Here is a fascinating article on an unexpected subject: Men crying in public. Sandra Newman writes about the literary and cultural history of masculine weeping. She makes a good case that our current western practice of restraint is not the norm throughout history. The Greeks, the Bible, Christian history, English literature, and even Japanese literature is full of mass, public, unrestrained, and unapologetic weeping by manly men.
Based on research men today cry far less in public than women do. And the author tries to challenge the idea that this is a result of genetic differences. She does this based on her journey through history and literature. But I am not convinced. Even if men in other cultures and eras cried more than they do now, that doesn’t necessarily mean that public crying is biologically a gender neutral affair. She has made a good case that modern men do not cry as often as the men of other cultures. But that is not the same as saying men and women are identical. In fact, if anything is a cultural anomaly it is our attempt to prove biological equality between the sexes.
She suggests that the change in our view of crying can be tied to 2 things: First, we moved from an agrictultural economy into the industrial revolution. Second, we moved from living in small villages with close relationships to big cities where we lived with strangers. In I opinion, these ideas have merit.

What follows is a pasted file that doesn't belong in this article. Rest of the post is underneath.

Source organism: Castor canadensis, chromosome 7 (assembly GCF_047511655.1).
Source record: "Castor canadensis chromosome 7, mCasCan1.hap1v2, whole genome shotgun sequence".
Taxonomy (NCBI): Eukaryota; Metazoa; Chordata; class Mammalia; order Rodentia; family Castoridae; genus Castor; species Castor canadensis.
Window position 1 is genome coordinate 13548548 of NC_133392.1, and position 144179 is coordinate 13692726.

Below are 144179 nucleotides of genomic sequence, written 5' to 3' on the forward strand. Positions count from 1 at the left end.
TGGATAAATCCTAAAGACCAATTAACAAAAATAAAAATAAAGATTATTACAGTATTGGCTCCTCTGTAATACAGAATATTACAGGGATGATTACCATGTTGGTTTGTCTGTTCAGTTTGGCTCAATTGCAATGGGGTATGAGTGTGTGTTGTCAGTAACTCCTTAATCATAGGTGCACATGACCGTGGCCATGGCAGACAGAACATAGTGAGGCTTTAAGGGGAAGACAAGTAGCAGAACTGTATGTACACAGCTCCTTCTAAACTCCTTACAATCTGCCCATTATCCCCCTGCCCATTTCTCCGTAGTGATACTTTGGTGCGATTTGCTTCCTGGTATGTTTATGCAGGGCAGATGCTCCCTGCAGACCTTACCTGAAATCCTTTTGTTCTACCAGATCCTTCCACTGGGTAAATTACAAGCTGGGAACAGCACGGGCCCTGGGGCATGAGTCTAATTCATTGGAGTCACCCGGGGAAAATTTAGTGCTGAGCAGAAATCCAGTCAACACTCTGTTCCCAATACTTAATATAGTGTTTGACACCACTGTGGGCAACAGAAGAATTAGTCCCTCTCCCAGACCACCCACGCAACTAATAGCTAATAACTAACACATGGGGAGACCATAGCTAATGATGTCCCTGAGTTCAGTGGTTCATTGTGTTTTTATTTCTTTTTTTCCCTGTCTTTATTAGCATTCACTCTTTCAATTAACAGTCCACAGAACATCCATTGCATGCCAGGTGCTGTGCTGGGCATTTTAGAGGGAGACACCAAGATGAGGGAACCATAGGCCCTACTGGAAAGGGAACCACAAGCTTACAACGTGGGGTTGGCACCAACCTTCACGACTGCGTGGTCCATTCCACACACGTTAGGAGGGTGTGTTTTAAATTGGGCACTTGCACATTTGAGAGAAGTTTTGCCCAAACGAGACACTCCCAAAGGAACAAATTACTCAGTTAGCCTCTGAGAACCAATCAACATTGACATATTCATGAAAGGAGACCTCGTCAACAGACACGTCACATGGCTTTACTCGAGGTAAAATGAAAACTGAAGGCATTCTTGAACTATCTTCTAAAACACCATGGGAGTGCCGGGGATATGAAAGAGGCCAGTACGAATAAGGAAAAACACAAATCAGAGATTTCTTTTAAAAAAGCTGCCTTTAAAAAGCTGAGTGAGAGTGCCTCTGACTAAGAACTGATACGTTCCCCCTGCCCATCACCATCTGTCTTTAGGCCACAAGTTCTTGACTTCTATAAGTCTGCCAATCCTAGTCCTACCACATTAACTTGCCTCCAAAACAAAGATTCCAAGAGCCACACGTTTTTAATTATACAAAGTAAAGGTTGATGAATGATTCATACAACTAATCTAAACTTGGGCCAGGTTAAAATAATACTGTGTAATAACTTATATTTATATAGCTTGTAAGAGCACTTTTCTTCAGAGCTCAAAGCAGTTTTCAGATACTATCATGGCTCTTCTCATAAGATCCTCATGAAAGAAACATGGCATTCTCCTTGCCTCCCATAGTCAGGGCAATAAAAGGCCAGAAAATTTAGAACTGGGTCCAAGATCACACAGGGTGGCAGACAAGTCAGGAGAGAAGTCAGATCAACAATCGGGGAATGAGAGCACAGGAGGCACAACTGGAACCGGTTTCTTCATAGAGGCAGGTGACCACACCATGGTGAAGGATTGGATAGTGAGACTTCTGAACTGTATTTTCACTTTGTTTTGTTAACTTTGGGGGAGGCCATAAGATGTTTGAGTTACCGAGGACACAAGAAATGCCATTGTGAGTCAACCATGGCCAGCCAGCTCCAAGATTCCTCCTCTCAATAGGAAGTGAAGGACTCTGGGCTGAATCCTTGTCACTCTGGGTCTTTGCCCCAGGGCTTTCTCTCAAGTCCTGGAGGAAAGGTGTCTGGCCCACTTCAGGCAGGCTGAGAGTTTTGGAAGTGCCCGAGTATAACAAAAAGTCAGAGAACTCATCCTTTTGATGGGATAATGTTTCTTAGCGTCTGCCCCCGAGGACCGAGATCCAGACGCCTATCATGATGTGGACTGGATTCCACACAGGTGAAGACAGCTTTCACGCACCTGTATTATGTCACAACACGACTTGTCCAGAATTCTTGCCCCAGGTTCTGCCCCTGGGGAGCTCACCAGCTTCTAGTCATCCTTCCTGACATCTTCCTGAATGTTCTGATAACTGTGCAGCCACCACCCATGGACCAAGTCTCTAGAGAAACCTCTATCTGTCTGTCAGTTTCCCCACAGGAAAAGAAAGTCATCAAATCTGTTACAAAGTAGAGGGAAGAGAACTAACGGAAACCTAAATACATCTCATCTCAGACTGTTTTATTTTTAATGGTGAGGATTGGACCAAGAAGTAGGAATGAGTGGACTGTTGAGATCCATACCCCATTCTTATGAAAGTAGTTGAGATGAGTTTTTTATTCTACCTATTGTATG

Also interesting is the idea that crying serves an important social purpose. When we cry, especially in public, it is good for us as a release and it is a call for help to those around us. If this is true, then failing to cry would not be good for us.
The Bible does say, “Those who sow in tears will reap in joyful shouting.” Psalm 126:5
“However, human beings weren’t designed to swallow their emotions, and there’s reason to believe that suppressing tears can be hazardous to your wellbeing. Research in the 1980s by Margaret Crepeau, then Professor of Nursing at Marquette University in Milwaukee, found a relationship between a person’s rate of stress-related illnesses and inadequate crying. Weeping is also, somewhat counter-intuitively, correlated with happiness. Vingerhoets, a professor of psychology at Tilburg University in the Netherlands, has found that in countries where people cry the most, they also report the highest levels of satisfaction. Finally, crying is an important tool for understanding one’s own feelings. A 2012 study of patients with Sjögren’s syndrome – whose sufferers are incapable of producing tears – found they had significantly more difficulty identifying their emotions than a control group.
“You might also suffer if you simply hide your tears from others, as men are now expected to do. As we’ve seen, crying can be social behaviour, designed to elicit care from people around you. While this might be inappropriate in the context of a performance review, it could be an essential way of alerting friends and family – and even colleagues – that you need support. Taboos against male expressiveness mean that men are far less likely than women to get help when they’re suffering from depression. This, in turn, is correlated with higher suicide rates; men are three to four times as likely to commit suicide as women. Male depression is also more likely to express itself in alcoholism and drug addiction, which have their own high death toll. Think of stoical Scandinavia, whose nations rank high for productivity – but also lead the world in rates of alcoholism and suicide.”